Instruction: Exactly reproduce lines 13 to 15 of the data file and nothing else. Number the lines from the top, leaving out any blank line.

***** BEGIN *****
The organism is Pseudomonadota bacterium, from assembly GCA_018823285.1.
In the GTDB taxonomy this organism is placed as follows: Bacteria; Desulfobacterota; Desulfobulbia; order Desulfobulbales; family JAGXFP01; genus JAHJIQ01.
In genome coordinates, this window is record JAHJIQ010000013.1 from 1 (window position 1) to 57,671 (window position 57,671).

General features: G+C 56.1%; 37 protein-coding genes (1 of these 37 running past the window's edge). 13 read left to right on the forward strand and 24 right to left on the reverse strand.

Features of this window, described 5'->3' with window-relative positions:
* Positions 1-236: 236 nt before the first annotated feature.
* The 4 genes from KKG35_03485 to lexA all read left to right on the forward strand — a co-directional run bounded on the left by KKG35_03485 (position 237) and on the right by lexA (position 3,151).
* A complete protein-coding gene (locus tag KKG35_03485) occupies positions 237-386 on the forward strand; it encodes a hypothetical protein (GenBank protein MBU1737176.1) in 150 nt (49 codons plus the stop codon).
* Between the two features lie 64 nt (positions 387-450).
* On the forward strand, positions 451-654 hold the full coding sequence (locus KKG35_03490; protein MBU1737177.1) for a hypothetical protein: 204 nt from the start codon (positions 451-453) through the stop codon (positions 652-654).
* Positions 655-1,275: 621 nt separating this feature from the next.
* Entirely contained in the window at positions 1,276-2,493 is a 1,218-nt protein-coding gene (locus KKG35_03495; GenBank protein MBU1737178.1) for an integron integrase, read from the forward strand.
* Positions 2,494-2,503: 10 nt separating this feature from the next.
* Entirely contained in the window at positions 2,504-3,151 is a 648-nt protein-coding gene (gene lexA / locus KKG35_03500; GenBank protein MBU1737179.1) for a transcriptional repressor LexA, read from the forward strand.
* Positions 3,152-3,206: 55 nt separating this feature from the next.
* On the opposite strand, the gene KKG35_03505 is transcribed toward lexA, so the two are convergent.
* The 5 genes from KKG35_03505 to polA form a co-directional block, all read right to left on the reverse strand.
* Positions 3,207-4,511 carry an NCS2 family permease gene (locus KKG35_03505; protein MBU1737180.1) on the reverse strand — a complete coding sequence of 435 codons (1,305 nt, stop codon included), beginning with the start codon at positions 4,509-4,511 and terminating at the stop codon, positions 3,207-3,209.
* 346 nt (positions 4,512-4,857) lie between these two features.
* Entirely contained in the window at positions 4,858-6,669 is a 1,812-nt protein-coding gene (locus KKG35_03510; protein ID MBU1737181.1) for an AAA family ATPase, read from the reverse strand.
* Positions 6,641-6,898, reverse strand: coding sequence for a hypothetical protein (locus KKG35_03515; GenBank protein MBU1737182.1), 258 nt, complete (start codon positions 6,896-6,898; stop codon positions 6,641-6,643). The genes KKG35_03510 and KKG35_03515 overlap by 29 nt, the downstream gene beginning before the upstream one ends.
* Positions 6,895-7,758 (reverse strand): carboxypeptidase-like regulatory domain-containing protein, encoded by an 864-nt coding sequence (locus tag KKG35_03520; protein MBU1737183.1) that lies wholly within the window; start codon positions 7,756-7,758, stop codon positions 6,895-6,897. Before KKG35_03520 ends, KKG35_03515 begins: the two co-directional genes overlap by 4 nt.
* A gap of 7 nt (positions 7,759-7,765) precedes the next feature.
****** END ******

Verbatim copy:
* Positions 2,494-2,503: 10 nt separating this feature from the next.
* Entirely contained in the window at positions 2,504-3,151 is a 648-nt protein-coding gene (gene lexA / locus KKG35_03500; GenBank protein MBU1737179.1) for a transcriptional repressor LexA, read from the forward strand.
* Positions 3,152-3,206: 55 nt separating this feature from the next.